The extract, transform, load (ETL) step used in data warehousing is typically a batch process. Major benefits of batch processing include: the ability to distribute job processing to other resources that have greater capacity, the ability to share computer resources among programs and users, and decreasing idling computer resources with manual intervention.

While batch processing involves batches of data that have already been stored over a period of time, and is run on regularly scheduled times or on an as-needed basis, stream processing enables the user to feed data into analytics tools as soon as they get generated, facilitating real-time data processing and instant analytics results. Benefits include immediate detection of conditions and anomalies within a very short space of time, which is useful for tasks such as early fraud detection. Batch processing is beneficial in situations where it is more important to process large volumes of data than it is to gather real-time analytics results.

When to Use Steam Processing

Stream processing is ideal if you want analytics results in real time. Streaming data processing systems in big data are effective solutions for scenarios that require: minimal latency, built-in features for handling imperfect data, SQL queries on data streams to build extensive operators, guaranteed ability to generate predictable and repeatable results, stored and streaming data integration capabilities, fault tolerance features, guaranteed data safety and availability, the ability to achieve real-time response with minimal overhead for high-volume data streams, and the ability to scale applications automatically among multiple processors and nodes.


Applications in which stream processing is most effective include: algorithmic trading and stock market surveillance, computer system and network monitoring, geofencing and wildlife tracking, geospatial data processing, predictive maintenance, production line monitoring, smart device applications, smart patient care, sports analytics, supply chain optimization, surveillance and fraud detection, and traffic monitoring.

Value Stream Mapping for Process Improvement

Value stream mapping is a lean-management method that provides a visual depiction of all critical steps and data related to optimizing and improving specific, multi-step processes, and quantifies the volume and time taken at each stage. The ultimate goal is to easily identify and remove waste in value streams, creating leaner operations and increasing the productivity and efficiency of the value stream.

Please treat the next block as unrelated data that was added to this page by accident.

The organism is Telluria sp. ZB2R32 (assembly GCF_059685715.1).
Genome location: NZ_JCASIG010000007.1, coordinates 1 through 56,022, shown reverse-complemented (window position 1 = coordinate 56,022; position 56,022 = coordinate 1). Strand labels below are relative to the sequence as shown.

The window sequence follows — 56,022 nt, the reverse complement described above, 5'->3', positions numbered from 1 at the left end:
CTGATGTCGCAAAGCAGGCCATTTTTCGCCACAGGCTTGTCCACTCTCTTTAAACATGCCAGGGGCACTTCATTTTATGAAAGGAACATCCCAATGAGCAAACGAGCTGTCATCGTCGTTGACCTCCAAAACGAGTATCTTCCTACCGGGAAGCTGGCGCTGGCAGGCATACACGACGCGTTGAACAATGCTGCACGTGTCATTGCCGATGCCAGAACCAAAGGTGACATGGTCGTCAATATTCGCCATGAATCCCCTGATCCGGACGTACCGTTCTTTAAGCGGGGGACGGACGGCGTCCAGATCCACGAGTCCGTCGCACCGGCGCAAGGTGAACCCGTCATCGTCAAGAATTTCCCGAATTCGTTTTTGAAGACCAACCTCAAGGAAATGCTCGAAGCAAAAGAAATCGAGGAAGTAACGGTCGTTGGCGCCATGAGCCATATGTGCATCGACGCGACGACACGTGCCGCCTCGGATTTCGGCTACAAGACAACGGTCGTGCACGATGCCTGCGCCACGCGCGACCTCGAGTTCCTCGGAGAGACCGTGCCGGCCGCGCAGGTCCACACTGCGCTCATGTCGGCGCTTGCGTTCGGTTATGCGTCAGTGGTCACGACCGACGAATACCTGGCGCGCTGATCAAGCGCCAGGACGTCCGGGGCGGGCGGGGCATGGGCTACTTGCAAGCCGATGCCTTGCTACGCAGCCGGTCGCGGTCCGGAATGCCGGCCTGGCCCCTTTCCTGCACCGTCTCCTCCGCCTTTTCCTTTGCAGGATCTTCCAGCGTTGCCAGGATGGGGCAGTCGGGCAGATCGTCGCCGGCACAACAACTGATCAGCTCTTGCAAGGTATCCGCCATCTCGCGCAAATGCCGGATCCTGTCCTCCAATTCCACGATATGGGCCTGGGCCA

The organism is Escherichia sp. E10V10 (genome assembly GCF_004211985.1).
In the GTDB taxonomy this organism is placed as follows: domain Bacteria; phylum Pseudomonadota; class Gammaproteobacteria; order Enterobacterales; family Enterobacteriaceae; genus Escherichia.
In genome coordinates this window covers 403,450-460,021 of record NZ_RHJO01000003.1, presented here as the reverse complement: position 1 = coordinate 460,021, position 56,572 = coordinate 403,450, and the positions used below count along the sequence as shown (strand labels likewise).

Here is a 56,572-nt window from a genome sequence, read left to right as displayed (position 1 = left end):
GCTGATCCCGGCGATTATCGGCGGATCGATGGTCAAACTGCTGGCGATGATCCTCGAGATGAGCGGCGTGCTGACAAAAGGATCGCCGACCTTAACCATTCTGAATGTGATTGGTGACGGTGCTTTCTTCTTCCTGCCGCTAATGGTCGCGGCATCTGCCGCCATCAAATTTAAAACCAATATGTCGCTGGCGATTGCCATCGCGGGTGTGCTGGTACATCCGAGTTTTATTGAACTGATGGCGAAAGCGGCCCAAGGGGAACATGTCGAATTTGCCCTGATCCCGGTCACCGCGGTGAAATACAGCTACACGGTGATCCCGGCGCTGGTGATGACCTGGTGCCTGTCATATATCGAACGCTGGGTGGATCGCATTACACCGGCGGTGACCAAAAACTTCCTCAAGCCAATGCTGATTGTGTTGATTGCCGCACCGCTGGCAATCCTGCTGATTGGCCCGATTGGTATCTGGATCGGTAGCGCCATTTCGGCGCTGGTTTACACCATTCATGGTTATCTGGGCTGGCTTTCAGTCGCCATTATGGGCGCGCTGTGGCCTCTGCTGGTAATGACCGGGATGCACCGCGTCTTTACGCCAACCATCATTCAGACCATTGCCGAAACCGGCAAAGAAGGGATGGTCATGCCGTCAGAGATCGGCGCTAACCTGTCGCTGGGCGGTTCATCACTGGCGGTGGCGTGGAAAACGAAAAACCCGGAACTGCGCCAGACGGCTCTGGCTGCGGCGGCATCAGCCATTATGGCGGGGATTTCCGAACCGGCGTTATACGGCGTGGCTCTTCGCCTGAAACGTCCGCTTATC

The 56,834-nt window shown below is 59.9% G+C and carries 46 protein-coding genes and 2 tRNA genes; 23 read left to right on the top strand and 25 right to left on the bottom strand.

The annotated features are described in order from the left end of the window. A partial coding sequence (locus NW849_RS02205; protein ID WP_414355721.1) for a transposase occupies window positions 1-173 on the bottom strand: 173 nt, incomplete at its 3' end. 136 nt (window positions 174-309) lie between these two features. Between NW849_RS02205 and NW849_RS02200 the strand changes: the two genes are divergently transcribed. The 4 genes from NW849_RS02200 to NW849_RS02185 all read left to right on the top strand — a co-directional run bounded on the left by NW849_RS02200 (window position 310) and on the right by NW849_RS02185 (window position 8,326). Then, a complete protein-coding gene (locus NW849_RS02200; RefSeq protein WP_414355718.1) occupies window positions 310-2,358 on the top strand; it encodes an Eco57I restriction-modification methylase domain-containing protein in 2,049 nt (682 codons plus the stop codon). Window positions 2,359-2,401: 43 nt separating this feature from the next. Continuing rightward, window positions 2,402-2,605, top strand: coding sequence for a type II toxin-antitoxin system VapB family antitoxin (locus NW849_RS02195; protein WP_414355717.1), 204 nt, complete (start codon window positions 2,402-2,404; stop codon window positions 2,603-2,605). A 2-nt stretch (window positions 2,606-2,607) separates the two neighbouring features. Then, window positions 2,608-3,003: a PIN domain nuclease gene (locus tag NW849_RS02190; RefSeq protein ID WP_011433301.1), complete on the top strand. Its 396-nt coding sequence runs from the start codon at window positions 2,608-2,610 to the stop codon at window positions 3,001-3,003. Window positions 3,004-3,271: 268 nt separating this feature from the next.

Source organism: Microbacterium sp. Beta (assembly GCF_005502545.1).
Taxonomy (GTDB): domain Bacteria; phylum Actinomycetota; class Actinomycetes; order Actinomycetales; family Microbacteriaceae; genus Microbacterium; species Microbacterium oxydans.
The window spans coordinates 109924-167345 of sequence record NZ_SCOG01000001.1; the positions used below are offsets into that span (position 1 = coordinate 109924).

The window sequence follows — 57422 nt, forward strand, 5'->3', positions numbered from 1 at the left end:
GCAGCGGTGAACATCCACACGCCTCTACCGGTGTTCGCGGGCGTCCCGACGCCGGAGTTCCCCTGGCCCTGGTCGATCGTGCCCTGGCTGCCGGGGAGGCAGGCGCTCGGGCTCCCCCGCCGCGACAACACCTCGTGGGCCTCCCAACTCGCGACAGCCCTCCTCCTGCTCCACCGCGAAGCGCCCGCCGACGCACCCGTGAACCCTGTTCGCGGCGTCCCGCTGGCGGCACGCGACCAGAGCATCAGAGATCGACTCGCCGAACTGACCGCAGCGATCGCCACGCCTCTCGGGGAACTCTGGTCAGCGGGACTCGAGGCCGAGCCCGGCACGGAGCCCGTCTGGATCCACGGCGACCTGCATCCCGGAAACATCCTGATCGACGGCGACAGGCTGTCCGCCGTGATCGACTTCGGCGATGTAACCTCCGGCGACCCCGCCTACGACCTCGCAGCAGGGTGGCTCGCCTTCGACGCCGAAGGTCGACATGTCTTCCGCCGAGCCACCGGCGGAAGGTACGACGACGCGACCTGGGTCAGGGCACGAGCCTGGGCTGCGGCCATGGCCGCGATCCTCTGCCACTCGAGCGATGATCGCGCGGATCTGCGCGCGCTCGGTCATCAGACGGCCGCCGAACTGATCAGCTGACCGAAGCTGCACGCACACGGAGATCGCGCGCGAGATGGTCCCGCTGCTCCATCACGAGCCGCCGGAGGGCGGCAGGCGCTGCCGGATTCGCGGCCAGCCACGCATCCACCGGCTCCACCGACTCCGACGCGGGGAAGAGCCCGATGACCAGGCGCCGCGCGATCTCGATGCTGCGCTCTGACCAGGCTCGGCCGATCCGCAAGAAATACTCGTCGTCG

The value stream mapping process shows the flow of both information and materials as they progress through the process, facilitating clear analysis of the current state, improving designs of the future state, and helping teams communicate and collaborate more effectively. While value stream mapping is often associated with manufacturing, value stream processing for business processes is also popular and used in administrative processes, healthcare, logistics, product development, service related industries, software development, and supply chain.

Value Stream Mapping vs Process Mapping

Process mapping refers to the use of management and planning software that visually describes the flow of a series of events that produce an end result. A process map, or process flowchart, can be used in a variety of businesses and organizations to gain greater insight into a process and detect areas that should be updated to improve efficiency, and can improve team decision-making and problem-solving by providing clear, visual indicators of process characteristics.

While value stream mapping takes a high-level look at a company’s flow of services or goods to identify waste between and within processes, process mapping provides more granular analysis of the process.

How Does OmniSci Accelerate Data Processing?

OmniSci, the pioneer in accelerated analytics, harnesses the power of the GPU database to provide unparalleled processing power. The power of accelerated databases makes it easier to work with extremely large data sets or extremely fast data streams from sources such as business transactions, clickstreams, and the Internet of Things.